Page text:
I'm assuming this question is from the standpoint/paradigm of being a beginner. Once a programmer has experience writing object-oriented code, you can certainly author a project from the beginning using this architecture. In fact, I'd argue that a top-down approach can save you huge amounts of time on larger projects.
For the bottom-up scenario you outline, though, I'd say you'd have to feel it out. Reference this wikipedia article for more information about the different approaches, generically speaking.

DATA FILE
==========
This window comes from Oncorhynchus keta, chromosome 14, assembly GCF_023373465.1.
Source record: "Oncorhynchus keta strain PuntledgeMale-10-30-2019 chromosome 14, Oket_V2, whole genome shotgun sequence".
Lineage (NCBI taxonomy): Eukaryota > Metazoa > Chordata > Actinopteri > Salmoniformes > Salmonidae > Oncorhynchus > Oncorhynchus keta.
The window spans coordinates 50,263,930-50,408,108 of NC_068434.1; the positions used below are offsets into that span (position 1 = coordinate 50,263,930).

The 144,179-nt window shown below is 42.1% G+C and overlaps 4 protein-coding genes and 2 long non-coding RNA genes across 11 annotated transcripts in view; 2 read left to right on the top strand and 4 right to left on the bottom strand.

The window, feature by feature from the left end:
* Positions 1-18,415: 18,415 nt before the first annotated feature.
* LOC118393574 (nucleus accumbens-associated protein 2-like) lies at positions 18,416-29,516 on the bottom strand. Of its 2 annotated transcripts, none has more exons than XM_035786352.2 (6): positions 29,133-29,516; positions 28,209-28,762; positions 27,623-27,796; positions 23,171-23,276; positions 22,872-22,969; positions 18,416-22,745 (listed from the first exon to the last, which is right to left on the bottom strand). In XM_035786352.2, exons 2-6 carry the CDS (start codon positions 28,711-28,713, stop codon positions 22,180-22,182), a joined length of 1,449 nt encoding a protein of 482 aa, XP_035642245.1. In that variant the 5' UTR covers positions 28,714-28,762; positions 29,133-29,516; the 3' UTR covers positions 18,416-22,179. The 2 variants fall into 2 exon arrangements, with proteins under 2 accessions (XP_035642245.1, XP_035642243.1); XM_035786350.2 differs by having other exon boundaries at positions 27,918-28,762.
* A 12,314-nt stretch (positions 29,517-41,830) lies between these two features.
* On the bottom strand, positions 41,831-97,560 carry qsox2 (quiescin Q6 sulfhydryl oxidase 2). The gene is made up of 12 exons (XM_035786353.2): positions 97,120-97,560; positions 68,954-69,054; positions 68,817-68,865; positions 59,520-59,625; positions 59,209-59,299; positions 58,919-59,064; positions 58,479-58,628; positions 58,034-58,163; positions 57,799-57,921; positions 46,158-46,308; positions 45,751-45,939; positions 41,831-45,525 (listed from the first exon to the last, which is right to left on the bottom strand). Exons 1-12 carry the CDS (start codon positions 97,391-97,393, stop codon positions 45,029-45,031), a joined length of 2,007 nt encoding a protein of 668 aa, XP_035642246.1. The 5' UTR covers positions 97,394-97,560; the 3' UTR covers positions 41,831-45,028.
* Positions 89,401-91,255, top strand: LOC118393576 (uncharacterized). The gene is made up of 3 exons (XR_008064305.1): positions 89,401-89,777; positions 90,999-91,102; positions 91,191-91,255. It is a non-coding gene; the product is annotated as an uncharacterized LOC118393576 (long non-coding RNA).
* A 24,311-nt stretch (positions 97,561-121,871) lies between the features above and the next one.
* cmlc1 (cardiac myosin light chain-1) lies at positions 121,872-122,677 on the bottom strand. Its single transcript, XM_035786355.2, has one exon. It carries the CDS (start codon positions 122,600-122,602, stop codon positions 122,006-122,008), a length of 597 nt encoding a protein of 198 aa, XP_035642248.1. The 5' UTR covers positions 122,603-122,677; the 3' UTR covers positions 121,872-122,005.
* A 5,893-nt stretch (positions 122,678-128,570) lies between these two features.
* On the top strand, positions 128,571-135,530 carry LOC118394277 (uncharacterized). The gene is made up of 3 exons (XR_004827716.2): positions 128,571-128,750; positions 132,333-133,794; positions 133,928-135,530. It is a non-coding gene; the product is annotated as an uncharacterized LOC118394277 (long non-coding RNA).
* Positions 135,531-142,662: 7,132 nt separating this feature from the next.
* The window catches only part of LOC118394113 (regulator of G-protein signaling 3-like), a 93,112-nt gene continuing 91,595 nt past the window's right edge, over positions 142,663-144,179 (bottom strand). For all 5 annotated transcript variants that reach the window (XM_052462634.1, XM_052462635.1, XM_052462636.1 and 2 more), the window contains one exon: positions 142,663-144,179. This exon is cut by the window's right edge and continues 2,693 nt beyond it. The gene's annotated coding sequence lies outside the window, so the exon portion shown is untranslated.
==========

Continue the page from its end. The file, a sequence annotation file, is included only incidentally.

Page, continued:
Specific to PHP, I'd say you could use this approach for a migration:
- Take as much code as you can (ie:
related functions) and place them
into include files.
- Create a container class for that file. You can start with just using all the functions by calling them in a static manner, or even using a static (singleton) class.
- Gradually convert to an instance paradigm instead of the global data / static function one that is the badness of procedural programming.
This process is a great way to learn the ins and outs of OO, and in the end you will see the benefits. It will also teach you my initial point: that it takes a lot longer to convert something into OO than it does to start with a semblance of good (high-order) design from the beginning.